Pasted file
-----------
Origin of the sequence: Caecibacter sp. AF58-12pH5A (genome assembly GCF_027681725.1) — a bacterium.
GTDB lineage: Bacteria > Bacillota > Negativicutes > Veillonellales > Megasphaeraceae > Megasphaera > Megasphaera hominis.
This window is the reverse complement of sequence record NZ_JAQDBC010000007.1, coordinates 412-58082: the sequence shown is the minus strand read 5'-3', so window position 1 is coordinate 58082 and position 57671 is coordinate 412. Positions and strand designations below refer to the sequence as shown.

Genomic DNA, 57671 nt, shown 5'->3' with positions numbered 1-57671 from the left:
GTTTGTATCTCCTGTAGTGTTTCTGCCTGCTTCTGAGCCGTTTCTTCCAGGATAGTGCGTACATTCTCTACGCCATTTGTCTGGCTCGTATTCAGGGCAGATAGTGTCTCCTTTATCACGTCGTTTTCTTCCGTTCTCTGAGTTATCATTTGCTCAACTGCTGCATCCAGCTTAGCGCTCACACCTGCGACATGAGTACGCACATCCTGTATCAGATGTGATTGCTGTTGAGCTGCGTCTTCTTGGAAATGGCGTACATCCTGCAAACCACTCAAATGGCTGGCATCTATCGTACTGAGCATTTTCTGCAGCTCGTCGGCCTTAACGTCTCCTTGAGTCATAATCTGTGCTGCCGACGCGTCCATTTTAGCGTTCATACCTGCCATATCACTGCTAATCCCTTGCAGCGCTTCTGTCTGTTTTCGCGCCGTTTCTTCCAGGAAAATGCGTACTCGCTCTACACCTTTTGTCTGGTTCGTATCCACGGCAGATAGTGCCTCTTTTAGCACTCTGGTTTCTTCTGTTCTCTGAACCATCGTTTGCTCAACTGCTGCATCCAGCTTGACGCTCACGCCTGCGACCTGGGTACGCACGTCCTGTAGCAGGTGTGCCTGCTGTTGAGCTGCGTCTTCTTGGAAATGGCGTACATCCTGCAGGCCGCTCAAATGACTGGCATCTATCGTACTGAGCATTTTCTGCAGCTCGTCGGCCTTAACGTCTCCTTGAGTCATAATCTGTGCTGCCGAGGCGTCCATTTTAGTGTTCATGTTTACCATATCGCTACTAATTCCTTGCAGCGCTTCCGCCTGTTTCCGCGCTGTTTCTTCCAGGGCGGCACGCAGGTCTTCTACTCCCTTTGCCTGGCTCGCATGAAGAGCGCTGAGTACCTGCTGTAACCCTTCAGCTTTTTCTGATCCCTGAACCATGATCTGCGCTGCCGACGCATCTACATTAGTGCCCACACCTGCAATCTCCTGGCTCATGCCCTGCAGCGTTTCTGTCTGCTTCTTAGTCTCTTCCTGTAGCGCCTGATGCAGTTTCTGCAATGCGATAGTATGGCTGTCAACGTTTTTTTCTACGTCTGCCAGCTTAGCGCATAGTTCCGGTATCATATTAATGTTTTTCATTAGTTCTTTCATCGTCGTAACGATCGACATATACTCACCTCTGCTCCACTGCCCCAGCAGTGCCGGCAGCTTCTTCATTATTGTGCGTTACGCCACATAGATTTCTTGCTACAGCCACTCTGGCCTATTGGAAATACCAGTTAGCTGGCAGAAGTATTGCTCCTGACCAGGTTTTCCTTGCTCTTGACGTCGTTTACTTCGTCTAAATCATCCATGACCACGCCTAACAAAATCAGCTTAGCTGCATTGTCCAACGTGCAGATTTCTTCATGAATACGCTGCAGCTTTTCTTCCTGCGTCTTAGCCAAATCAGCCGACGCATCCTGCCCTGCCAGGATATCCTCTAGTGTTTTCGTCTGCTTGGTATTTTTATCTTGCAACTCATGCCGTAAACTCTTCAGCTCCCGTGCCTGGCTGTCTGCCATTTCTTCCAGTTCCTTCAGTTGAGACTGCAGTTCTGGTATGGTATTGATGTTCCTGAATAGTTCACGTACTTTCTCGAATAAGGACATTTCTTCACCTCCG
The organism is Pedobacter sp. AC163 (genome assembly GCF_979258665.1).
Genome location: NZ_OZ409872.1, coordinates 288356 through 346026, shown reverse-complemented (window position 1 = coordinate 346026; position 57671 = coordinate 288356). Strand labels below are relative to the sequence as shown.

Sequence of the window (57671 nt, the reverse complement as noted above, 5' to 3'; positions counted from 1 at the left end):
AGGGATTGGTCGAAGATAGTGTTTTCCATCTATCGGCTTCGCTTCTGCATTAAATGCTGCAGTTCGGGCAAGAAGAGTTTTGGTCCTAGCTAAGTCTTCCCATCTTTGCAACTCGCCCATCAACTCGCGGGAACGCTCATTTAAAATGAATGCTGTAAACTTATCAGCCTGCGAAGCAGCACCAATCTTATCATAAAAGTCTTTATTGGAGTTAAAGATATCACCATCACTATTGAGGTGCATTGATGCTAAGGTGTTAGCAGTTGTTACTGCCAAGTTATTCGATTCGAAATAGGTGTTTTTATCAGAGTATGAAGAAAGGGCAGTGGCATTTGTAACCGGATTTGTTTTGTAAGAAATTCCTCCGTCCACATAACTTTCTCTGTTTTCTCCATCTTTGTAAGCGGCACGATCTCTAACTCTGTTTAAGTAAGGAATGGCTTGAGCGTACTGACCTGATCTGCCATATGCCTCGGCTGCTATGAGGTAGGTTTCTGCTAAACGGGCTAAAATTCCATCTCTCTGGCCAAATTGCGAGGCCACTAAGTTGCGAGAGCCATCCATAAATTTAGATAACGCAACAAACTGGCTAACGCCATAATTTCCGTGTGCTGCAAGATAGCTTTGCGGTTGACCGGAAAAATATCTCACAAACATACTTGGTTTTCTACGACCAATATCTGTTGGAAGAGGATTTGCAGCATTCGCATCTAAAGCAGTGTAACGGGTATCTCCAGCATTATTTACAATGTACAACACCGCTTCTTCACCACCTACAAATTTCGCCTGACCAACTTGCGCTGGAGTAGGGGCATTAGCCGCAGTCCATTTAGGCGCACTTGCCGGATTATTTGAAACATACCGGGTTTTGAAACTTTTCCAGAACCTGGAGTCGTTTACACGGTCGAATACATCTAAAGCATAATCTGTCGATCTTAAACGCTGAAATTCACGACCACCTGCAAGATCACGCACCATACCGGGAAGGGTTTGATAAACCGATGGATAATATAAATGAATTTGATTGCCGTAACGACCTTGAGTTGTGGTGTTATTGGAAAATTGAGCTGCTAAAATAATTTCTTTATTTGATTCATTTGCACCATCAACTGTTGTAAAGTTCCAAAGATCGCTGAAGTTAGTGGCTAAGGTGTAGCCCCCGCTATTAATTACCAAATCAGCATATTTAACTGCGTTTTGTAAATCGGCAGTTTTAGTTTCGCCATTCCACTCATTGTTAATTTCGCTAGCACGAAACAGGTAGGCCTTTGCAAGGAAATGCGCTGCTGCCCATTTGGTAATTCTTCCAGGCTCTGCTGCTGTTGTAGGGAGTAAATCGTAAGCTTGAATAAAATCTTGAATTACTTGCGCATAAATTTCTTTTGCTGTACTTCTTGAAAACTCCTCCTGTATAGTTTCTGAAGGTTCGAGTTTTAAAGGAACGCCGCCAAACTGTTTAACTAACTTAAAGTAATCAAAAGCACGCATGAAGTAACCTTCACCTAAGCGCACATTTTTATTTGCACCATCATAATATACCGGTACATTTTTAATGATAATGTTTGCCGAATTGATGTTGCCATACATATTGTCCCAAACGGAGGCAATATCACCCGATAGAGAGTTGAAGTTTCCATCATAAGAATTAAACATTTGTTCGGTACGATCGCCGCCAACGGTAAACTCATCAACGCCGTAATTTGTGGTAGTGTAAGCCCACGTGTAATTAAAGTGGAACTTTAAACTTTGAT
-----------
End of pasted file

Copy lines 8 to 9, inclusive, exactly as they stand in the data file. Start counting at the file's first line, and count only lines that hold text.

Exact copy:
Sequence of the window (57671 nt, the reverse complement as noted above, 5' to 3'; positions counted from 1 at the left end):
AGGGATTGGTCGAAGATAGTGTTTTCCATCTATCGGCTTCGCTTCTGCATTAAATGCTGCAGTTCGGGCAAGAAGAGTTTTGGTCCTAGCTAAGTCTTCCCATCTTTGCAACTCGCCCATCAACTCGCGGGAACGCTCATTTAAAATGAATGCTGTAAACTTATCAGCCTGCGAAGCAGCACCAATCTTATCATAAAAGTCTTTATTGGAGTTAAAGATATCACCATCACTATTGAGGTGCATTGATGCTAAGGTGTTAGCAGTTGTTACTGCCAAGTTATTCGATTCGAAATAGGTGTTTTTATCAGAGTATGAAGAAAGGGCAGTGGCATTTGTAACCGGATTTGTTTTGTAAGAAATTCCTCCGTCCACATAACTTTCTCTGTTTTCTCCATCTTTGTAAGCGGCACGATCTCTAACTCTGTTTAAGTAAGGAATGGCTTGAGCGTACTGACCTGATCTGCCATATGCCTCGGCTGCTATGAGGTAGGTTTCTGCTAAACGGGCTAAAATTCCATCTCTCTGGCCAAATTGCGAGGCCACTAAGTTGCGAGAGCCATCCATAAATTTAGATAACGCAACAAACTGGCTAACGCCATAATTTCCGTGTGCTGCAAGATAGCTTTGCGGTTGACCGGAAAAATATCTCACAAACATACTTGGTTTTCTACGACCAATATCTGTTGGAAGAGGATTTGCAGCATTCGCATCTAAAGCAGTGTAACGGGTATCTCCAGCATTATTTACAATGTACAACACCGCTTCTTCACCACCTACAAATTTCGCCTGACCAACTTGCGCTGGAGTAGGGGCATTAGCCGCAGTCCATTTAGGCGCACTTGCCGGATTATTTGAAACATACCGGGTTTTGAAACTTTTCCAGAACCTGGAGTCGTTTACACGGTCGAATACATCTAAAGCATAATCTGTCGATCTTAAACGCTGAAATTCACGACCACCTGCAAGATCACGCACCATACCGGGAAGGGTTTGATAAACCGATGGATAATATAAATGAATTTGATTGCCGTAACGACCTTGAGTTGTGGTGTTATTGGAAAATTGAGCTGCTAAAATAATTTCTTTATTTGATTCATTTGCACCATCAACTGTTGTAAAGTTCCAAAGATCGCTGAAGTTAGTGGCTAAGGTGTAGCCCCCGCTATTAATTACCAAATCAGCATATTTAACTGCGTTTTGTAAATCGGCAGTTTTAGTTTCGCCATTCCACTCATTGTTAATTTCGCTAGCACGAAACAGGTAGGCCTTTGCAAGGAAATGCGCTGCTGCCCATTTGGTAATTCTTCCAGGCTCTGCTGCTGTTGTAGGGAGTAAATCGTAAGCTTGAATAAAATCTTGAATTACTTGCGCATAAATTTCTTTTGCTGTACTTCTTGAAAACTCCTCCTGTATAGTTTCTGAAGGTTCGAGTTTTAAAGGAACGCCGCCAAACTGTTTAACTAACTTAAAGTAATCAAAAGCACGCATGAAGTAACCTTCACCTAAGCGCACATTTTTATTTGCACCATCATAATATACCGGTACATTTTTAATGATAATGTTTGCCGAATTGATGTTGCCATACATATTGTCCCAAACGGAGGCAATATCACCCGATAGAGAGTTGAAGTTTCCATCATAAGAATTAAACATTTGTTCGGTACGATCGCCGCCAACGGTAAACTCATCAACGCCGTAATTTGTGGTAGTGTAAGCCCACGTGTAATTAAAGTGGAACTTTAAACTTTGAT